Solar-powered plane completes third leg of flight across America
The Solar Impulse successfully lands in St. Louis early Tuesday to finish the third leg of its five-leg trek from San Francisco to New York.
The solar-powered Solar Impulse is another leg closer to completing its mission across America.
Flown by Solar Impulse co-founder and Chairman Bertrand Piccard, the plane landed smoothly at Lambert-St. Louis International Airport at 1:28 a.m. local time Tuesday.
Taking to the skies on Monday morning from Dallas/Fort Worth International Airport, Piccard -- and the plane -- stayed in the air for 21 hours and 21 minutes, marking his longest flight to date.
The landing in St. Louis also saw the debut of an inflatable mobile hangar, which will be the aircraft's home until it takes off again. The inflatable hangar was designed for Solar Impulse's 2015 flight around the world but was called into duty Tuesday after a storm heavily damaged the hangar initially reserved for the plane.
"We brought the inflatable hangar to the USA for testing purposes and in fact it allowed the mission to stay on schedule," Solar Impulse co-founder and CEO Andre Borschberg said in a statement. "This exercise is now a proof of concept: rather than taking the airplane to a hangar, we have taken the hangar to the airplane."
Borschberg and Piccard are taking turns flying legs of the trip. The first leg, which began May 3, started from NASA's Moffett Field in the San Francisco Bay Area and ended in Phoenix. The second leg: a Phoenix-to-Dallas flight that began May 22.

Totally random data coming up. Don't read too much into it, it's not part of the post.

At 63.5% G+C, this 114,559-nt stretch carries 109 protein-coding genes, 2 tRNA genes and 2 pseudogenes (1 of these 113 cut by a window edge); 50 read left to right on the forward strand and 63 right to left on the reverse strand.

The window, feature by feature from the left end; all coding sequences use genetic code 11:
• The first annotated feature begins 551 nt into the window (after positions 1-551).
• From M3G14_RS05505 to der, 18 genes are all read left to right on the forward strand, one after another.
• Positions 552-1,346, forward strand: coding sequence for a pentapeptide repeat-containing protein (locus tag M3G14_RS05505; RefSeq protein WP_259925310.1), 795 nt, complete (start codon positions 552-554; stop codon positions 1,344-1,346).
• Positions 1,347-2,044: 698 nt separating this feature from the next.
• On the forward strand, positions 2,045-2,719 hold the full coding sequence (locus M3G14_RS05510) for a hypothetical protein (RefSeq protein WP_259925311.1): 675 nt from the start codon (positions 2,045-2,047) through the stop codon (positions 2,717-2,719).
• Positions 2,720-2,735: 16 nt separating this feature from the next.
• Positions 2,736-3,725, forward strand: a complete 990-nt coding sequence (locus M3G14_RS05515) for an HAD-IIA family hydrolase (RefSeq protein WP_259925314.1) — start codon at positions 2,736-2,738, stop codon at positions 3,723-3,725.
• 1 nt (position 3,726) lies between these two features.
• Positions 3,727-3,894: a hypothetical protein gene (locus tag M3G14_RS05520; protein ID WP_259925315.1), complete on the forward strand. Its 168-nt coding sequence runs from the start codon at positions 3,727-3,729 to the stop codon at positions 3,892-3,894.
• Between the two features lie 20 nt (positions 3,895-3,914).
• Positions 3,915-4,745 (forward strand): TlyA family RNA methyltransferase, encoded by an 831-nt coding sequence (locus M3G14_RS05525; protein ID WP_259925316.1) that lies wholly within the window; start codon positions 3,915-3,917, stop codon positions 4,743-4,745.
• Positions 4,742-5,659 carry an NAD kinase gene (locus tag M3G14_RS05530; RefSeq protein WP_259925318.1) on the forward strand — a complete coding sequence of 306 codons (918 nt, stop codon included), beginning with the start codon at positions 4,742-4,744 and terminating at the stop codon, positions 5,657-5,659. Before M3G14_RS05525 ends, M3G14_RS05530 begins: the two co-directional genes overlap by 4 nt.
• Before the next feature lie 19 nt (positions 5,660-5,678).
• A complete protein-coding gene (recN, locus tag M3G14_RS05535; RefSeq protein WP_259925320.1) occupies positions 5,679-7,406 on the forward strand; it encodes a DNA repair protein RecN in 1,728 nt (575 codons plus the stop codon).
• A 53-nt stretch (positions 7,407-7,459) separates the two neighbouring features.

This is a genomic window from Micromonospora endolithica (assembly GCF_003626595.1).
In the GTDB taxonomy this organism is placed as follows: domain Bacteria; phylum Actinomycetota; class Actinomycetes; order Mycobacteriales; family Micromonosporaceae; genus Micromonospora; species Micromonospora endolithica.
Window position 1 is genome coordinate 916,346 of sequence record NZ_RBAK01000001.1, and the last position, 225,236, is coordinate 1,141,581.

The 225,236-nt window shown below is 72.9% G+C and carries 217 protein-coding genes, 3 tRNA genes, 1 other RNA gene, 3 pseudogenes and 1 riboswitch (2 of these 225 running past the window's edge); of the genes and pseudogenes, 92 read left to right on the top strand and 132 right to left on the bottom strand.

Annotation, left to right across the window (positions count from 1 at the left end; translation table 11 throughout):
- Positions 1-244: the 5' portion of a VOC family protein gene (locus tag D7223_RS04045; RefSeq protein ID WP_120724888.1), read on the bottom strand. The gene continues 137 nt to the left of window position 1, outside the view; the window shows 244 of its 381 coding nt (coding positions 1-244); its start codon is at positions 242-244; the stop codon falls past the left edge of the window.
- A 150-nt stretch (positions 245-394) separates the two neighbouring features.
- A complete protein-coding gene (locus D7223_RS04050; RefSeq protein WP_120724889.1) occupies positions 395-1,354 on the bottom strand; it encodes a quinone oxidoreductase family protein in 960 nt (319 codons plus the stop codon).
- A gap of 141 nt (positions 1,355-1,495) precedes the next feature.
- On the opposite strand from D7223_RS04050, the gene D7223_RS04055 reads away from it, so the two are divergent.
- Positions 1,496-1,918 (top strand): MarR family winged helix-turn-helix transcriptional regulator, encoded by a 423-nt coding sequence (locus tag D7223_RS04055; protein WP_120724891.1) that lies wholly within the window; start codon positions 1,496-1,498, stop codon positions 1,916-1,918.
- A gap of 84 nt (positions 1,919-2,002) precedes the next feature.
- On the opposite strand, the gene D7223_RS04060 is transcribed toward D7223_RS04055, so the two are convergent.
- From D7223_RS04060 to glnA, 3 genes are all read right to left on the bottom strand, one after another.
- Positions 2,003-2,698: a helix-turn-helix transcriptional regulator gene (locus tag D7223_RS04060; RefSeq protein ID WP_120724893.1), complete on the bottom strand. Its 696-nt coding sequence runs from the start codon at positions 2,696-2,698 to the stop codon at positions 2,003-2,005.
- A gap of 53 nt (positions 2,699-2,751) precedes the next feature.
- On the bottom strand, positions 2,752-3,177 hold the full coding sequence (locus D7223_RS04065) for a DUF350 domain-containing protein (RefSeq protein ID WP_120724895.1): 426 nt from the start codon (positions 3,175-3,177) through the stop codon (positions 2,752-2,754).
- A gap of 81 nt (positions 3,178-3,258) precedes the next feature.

The Solar Impulse team chose St. Louis as the third leg's destination because of its role in the world of aviation. Before he became famous, Charles Lindbergh flew a U.S. mail route from Chicago to St. Louis. Business leaders of the city supported Lindbergh's 1927 flight between New York and Paris, prompting his plane to be christened "The Spirit of St. Louis."
"It was particularly important for me to come to St. Louis because I was so inspired when I met Charles Lindbergh at Cape Canaveral during a launch of the Apollo when I was 11 years old," Piccard said in a statement. "I'm truly moved to be able to land here today with Solar Impulse."
The goal behind Solar Impulse is to prove the viability of clean energy. The 12,000 solar cells built into the wing use the sun's rays to charge the batteries that enable the plane to fly at night. The fourth leg of the flight will see the plane land in Washington, D.C., this month, while the fifth and final leg will end at JFK Airport in New York by early July.
Correction at 7:30 a.m. PT: The initial site for the journey has been fixed.